Maya Imani Alwan – Willis Patterson Diversity Award
Maya Imani Alwan completed a Bachelor of Fine Arts in Musical Theatre with a minor in Community Action and Social Change from the School of Social Work. During her time at U-M, Alwan advocated for diversity, equity, and inclusion as a member of the Musical Theatre Student Advisory Committee and as an SMTD DEI Ambassador. She was also a LEAD Scholar, a merit-based scholarship founded on the principals of Leadership, Excellence, Achievement, and Diversity.
Academic and career accomplishments
- Directed and co-choreographed The Color Cabaret, an event that showcases the students of color in SMTD’s Department of Musical Theatre. Also organized and facilitated roundtable discussions with the cast and audience members of after each performance
- Trained as an Intergroup Dialogue Facilitator through the Program on Intergroup Relation, a social justice education program through U-M Student Life and the College of Literature, Science, and the Arts
- Led a student town hall on race and ethnic representation at SMTD
- As a LEAD Scholar, Maya participated in the Detroit Partnership Day of Service and other peer mentorship programs
- Performed in roles at SMTD, including Kate in The Pirates of Penzance and in the ensemble for Sweet Charity. Also served as assistant choreographer for The Pirates of Penzance
- Dance captain for MUSKET performances including In the Heights and Sister Act”
“In the musical theatre sophomore performance class, Professor Mark Madama advises students to approach their time at Michigan as though they are an hourglass constantly being filled with sand. Each new experience, be it a performance opportunity or revelatory moment in class, success or failure, dumps a whole bucket full of sand into your hourglass.
Four years may seem long, but with the immense volume of experiences and knowledge acquired there is no way that we can expect to process it all in that time. Instead, we should be patient and continually invite the learning process not just in school, but throughout the rest of our lives. In time, and perhaps unexpectedly, a grain of sand may pass through that hourglass and inspire an “aha!” moment, where a lesson from months or even years ago takes on new meaning.
As I reflect on my experiences in SMTD, I know that the true impact of these pivotal four years may not have hit me yet. In the whirlwind of undergrad, I’ve been spat out on the other side with a list of accomplishments miles longer than anything I ever thought I was capable of, and I attribute that to two aspects that exemplify the Michigan Difference: being a part of an institution with a standard of excellence and a community with a commitment to help you uphold it. I have been asked to step up to the plate by both peers and professors, and I somehow managed to rise to the occasion by abandoning my fears and learning to believe in myself the way others believed in me. Before I knew it, I was taking on new challenges and embracing my position as a leader in my community. I am immensely grateful to everyone who was involved in that journey, because I have truly come to embody the Michigan spirit of being the Leaders and Best.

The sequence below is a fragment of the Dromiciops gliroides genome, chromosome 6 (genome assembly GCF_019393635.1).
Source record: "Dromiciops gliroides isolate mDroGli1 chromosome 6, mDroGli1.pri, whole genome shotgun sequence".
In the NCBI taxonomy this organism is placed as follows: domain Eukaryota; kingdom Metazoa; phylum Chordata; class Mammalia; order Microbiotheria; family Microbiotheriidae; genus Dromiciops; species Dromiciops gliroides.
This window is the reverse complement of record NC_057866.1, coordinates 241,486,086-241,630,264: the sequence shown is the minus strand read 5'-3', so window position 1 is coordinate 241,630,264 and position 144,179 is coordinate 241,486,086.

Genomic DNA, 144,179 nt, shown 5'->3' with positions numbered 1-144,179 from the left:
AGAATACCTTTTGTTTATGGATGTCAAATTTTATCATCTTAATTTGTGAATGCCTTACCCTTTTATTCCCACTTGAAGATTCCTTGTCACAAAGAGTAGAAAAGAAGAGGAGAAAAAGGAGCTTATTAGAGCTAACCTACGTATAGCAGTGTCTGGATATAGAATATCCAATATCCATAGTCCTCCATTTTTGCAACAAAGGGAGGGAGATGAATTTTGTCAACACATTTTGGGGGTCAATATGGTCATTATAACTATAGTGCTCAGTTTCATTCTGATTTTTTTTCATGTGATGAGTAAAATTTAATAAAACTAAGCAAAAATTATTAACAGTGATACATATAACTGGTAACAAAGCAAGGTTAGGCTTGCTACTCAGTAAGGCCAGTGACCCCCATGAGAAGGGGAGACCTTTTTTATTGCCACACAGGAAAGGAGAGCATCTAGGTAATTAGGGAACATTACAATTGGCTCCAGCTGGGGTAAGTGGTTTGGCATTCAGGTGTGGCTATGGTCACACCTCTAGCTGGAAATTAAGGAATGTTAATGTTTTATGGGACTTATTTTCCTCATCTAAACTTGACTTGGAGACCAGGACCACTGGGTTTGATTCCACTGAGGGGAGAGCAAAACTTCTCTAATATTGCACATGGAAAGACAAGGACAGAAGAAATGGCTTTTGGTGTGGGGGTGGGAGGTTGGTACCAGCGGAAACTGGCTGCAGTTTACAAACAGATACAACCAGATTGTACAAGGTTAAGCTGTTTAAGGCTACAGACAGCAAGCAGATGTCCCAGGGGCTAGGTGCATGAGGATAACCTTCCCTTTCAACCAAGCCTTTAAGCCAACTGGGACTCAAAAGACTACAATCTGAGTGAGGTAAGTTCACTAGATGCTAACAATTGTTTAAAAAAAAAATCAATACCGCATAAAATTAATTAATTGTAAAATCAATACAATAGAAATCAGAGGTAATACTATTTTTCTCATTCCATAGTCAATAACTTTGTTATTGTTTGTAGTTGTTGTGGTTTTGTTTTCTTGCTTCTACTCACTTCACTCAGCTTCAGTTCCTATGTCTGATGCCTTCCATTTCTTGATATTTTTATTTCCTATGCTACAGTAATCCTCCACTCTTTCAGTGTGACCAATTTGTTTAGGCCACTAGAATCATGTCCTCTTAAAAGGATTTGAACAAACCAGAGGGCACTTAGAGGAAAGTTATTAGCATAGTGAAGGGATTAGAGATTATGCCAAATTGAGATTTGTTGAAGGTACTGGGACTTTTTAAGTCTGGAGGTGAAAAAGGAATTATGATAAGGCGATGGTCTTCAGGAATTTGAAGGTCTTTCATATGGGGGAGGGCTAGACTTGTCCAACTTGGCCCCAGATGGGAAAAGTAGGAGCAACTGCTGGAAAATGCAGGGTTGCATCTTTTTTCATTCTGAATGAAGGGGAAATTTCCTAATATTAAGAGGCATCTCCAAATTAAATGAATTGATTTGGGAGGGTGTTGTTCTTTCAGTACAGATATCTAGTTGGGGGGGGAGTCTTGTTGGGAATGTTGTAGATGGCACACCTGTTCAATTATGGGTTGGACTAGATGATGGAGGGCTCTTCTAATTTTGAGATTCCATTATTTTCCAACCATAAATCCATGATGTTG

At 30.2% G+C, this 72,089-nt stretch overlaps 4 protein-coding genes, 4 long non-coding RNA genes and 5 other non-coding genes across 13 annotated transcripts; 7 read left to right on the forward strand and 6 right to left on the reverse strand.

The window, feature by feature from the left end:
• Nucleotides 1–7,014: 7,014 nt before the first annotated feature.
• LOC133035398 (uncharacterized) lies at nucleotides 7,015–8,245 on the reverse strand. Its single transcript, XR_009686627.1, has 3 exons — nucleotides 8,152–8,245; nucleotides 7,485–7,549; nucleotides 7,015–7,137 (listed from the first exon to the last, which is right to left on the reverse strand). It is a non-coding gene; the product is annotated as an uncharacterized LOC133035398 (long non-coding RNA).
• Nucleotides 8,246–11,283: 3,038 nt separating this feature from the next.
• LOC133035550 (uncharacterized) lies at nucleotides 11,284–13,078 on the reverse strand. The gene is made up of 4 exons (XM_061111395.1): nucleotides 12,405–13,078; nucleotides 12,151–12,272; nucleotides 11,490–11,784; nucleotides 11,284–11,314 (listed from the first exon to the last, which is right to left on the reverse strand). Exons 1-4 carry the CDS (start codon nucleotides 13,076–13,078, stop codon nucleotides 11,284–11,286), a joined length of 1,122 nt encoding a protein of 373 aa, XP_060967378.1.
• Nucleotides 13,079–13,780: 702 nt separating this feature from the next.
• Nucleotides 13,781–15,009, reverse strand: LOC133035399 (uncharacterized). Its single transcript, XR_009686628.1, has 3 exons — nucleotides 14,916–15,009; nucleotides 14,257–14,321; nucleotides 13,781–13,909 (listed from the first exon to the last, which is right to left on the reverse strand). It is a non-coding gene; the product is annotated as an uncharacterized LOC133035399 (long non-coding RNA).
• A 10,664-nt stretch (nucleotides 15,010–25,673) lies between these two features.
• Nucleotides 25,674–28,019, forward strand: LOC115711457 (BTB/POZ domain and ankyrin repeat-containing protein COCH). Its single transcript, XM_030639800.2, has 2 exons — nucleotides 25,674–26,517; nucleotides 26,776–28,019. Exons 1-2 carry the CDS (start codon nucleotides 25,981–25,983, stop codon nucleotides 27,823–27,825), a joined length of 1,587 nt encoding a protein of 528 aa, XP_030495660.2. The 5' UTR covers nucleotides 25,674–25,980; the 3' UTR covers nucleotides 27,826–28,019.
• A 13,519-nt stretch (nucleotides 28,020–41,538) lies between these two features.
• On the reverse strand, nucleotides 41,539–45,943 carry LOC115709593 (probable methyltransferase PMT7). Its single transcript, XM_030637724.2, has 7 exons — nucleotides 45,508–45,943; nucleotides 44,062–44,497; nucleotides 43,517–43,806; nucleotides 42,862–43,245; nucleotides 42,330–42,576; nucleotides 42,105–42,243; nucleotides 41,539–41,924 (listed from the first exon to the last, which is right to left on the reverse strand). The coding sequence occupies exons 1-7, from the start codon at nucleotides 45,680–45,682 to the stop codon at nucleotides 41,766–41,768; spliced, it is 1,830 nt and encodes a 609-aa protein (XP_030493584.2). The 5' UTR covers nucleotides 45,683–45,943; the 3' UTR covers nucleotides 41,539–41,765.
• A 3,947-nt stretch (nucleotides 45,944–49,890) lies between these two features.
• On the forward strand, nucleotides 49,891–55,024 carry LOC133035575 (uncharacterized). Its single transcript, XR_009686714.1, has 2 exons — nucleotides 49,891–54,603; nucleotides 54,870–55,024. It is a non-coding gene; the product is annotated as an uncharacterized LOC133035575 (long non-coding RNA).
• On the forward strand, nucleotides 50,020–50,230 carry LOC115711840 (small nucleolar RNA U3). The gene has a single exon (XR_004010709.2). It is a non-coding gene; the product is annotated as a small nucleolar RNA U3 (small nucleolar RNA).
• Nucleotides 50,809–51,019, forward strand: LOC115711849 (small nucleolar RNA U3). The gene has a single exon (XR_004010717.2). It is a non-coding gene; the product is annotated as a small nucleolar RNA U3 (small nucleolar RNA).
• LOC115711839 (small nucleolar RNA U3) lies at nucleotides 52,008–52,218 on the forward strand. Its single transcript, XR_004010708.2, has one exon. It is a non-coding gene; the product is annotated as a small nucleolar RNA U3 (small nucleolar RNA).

I say this not only because I feel it, but because it is reflected to me in the legacy I leave behind. On our unexpected final days of classes, the junior class of MTs were inspired to throw the seniors a last-minute commencement ceremony, complete with makeshift diplomas and paper-plate awards to honor our class. The evening was full of laughter and tears, saying our goodbyes as people prepared to leave town, and I was shocked by how many people came up to me to express the impact I had made on their time here, asking, “What will we do without you?” Without even thinking, I responded, “It’s your turn.” As peers we learn from each other in so many ways, and I know that the classmates I’m leaving behind are inspired by me in the same way I was inspired by those who came before me. In that moment, I was so proud to be a Wolverine. And while I may not be able to fully articulate everything that got me here, I will hold these experiences in my hourglass for the rest of my life. I look forward to the moments in the near and distant future where another grain of sand passes through, affirming that it’s never too late to learn something new, and reminding me of all the great and painful and amazing and confusing and difficult and gratifying moments that made up my Michigan experience. Always and forever, Go Blue.”
Maya Alwan has been a leader in our department and has greatly enhanced the development and appreciation for our diverse community. When Maya was just a sophomore she was involved in drafting an open letter to the faculty about race and ethnic representation in the department, as well as leading a student town hall on the same subject. The discussions that came about as a result of her leadership have been integral to transparent communication and even curricular considerations that support our students of color. – Prof. Linda Goodrich